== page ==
Optical Communications with Semiconductor Light Sources


(source: Electronics World, Dec. 1971)


---This optical communicator, which transmits and receives voice or digital information, is designed for "secure" point-to-point work.

With the r.f. spectrum so overcrowded, engineers are looking to light portion of the band to handle short-range optical communications links.

THE demand for additional broadband communications links is growing at an ever-increasing rate, and there seems to be no end in sight. The problem of overcrowded r.f. communications bands reached a critical point years ago; but, until very recently, the FCC and the communications industry have been at a loss for a truly satisfactory solution.

Development of the laser in the early 1960's gave communications technology the breakthrough it needed to perfect the old idea of light-beam communications. Unlike ordinary light, laser light can be multiplexed, heterodyned, beamed, demodulated, discriminated, and otherwise treated in ways quite analogous to microwave r.f. energy. But, unlike r.f. communications systems, optical communications links (OCL's) cannot interfere with one another under ordinary circumstances, and they are totally immune to both man-made and natural r.f. interference. What's more, OCL's cannot interfere with existing r.f. communications links.

Fig. 1. Block diagram of an experimental LED optical transceiver. Devices such as this promise to become quite popular among electronics and science experimenters in future.

The extraordinarily high frequency of a laser-beam "carrier" lends itself quite naturally to high-capacity broadband communications. A single laser beam carrier, for instance, can handle several conventional TV channels, three or four streams of high-speed digital data, some Picture-phone signals, and hundreds of voice-grade channels--all with room to spare. Even the relatively incoherent infrared light from inexpensive light-emitting diodes (LED's) can carry several channels of TV information and computer data on a single beam.

Optical communications, then, seems to be the ideal solution to the problem of r.f. communications overcrowding.

However, optical communications is still in its infancy and few companies can boast of an inventory of finished OC instruments. Dozens of companies have developmental or prototype models in operation and information from the R &D labs indicates that OCL's will be taking over a significant portion of the r.f. communications overload by the mid-1970's.

At the present time, developmental work in optical communications falls into two distinct categories: (1) versatile short-range systems using laser diodes or LED's as light sources, and (2) long-range, high-performance systems using conventional gas or solid-state laser sources. Devices in the first category will eventually take over jobs now handled by radio transceivers and short-haul cables and r.f. links. The bigger communicators will handle long-haul, high-capacity tasks now performed by a wide variety of commercial, private, military, and government communications systems.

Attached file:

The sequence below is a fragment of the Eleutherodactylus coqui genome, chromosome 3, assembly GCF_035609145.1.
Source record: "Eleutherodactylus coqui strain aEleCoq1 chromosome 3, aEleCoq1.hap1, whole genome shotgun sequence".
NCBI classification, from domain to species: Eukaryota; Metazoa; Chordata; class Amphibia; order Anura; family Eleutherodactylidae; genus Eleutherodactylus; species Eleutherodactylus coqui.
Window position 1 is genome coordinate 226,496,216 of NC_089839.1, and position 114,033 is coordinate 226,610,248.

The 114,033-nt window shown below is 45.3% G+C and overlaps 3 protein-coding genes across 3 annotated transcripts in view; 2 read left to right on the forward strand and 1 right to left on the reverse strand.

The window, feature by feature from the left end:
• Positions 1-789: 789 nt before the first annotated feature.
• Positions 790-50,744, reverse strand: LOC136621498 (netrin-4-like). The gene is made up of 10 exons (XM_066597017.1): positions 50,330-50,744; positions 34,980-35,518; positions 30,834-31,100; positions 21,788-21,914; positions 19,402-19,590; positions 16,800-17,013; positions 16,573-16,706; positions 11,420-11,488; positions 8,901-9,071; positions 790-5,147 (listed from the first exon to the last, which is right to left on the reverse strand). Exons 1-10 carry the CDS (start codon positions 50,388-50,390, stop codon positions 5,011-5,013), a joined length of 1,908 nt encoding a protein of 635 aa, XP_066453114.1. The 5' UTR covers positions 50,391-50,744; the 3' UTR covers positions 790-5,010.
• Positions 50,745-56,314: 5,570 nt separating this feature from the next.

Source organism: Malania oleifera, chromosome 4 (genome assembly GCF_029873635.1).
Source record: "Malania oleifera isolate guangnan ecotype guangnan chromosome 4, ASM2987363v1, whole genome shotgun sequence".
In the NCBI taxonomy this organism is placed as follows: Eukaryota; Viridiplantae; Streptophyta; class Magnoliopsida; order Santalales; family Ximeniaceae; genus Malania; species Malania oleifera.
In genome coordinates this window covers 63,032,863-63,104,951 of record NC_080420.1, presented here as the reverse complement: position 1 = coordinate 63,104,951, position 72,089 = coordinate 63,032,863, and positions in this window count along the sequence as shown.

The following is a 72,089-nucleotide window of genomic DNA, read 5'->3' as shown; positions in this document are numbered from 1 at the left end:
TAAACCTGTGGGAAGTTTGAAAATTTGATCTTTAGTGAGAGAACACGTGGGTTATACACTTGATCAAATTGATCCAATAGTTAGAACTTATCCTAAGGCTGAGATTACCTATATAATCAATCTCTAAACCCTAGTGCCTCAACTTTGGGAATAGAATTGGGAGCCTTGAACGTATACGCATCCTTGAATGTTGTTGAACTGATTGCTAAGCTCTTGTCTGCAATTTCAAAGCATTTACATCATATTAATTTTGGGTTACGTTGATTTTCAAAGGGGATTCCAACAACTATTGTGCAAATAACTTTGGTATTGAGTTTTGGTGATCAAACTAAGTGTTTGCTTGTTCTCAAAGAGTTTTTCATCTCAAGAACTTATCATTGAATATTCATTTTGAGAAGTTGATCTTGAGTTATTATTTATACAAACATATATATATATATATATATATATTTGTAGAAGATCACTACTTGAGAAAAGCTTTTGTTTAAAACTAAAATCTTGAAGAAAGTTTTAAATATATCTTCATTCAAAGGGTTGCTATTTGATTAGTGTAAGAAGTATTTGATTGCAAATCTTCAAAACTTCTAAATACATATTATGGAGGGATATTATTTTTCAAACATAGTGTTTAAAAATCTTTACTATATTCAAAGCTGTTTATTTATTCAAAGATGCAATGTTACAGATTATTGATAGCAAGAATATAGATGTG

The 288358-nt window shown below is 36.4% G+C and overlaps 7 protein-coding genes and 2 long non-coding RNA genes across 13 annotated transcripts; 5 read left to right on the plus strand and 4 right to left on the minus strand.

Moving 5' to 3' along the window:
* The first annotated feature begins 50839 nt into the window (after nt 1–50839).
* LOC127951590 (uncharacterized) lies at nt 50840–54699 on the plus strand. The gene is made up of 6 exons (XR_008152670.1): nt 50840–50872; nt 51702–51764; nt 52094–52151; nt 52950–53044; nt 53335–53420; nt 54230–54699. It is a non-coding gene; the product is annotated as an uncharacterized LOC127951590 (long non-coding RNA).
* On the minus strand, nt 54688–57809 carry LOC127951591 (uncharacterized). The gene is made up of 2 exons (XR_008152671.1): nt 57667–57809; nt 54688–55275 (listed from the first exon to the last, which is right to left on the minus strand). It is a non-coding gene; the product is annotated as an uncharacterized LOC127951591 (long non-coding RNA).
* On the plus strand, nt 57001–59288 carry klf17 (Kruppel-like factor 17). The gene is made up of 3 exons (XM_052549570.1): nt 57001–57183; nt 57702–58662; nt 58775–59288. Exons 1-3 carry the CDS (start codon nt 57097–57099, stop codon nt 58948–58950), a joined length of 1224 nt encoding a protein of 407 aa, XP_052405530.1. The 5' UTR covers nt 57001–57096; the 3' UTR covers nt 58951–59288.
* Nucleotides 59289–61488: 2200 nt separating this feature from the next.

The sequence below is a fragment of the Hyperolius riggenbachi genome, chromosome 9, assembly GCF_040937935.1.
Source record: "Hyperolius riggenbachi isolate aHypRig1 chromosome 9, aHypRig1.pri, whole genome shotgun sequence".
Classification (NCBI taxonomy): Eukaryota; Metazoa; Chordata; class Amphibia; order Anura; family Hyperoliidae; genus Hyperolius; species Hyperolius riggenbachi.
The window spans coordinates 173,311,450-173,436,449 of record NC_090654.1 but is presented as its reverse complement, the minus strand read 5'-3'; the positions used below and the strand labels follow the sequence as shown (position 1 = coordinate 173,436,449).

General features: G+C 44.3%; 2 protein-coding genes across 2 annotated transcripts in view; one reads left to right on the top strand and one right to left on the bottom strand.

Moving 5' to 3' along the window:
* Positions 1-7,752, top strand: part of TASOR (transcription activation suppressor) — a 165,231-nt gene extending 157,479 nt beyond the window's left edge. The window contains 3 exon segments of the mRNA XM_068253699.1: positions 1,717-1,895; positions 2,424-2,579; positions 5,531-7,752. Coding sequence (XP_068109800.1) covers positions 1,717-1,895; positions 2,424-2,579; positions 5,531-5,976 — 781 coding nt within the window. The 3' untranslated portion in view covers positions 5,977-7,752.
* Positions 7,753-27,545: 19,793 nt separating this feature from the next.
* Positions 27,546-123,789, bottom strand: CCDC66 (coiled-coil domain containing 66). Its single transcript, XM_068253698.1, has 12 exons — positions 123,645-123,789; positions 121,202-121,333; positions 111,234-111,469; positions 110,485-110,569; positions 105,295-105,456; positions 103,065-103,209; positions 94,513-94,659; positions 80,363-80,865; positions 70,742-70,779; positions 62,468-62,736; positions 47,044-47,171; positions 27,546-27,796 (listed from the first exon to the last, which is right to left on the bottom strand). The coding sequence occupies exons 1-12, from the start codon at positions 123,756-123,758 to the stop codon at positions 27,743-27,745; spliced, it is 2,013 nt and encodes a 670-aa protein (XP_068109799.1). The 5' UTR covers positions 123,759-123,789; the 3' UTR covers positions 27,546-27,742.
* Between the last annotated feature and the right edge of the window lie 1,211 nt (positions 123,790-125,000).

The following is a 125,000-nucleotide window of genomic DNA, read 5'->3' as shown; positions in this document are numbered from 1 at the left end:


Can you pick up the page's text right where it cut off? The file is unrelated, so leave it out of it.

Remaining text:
Single-Channel LED Communicators

An LED emits light energy whenever current flows in a forward direction through its p-n junction and the amount of light output is roughly proportional to the amount of forward-biasing current. Most LED's, those made from silicon-doped gallium-arsenide, emit a peak of 100 milliwatts of light energy in the infrared portion of the light spectrum. Although LED light lacks the coherence of laser light, it is quite pure compared to ordinary incandescent light-a typical infrared-emitting LED has a spectral band width of only 200 angstroms between half-power points. A fast response time, on the order of 10 nanoseconds, also helps make LED's ideal sources of light for short-range, intensity-modulated voice and data communicators.

LED modulator circuits are so simple and reliable that electronics buffs are beginning to have a field day designing and building short-range LED voice communicators.

Used with a set of 1-inch lenses or small telescopes, a LED transceiver can operate over a range of about 250 feet in broad daylight and ten times that far on a clear night. Not counting the optics, the parts for an experimenter's intensity modulated LED transceiver runs between $15 and $25.

Fig. 1 is a block diagram of an experimenter's LED transceiver. Low-level audio signals from the microphone go through a current amplifier circuit that serves as a LED driver. Since the amount of light energy from the LED is very nearly proportional to the amount of forward-biasing current flowing through it, audio signals from the driver intensity-modulate the output light energy. A lens following the LED focuses the light into a narrow beam, thus increasing the effective transmission range.

Closing S1 completes a positive feedback loop around the LED driver amplifier. The feedback-adjust circuit contains RC components that let the amplifier oscillate at some fixed audio frequency-generally around 1 kHz. These oscillations modulate the LED output and provide a convenient audio signal for aligning the transmitter with a remote receiver unit. Once the operators make the initial alignment, opening S1 stops the alignment tone.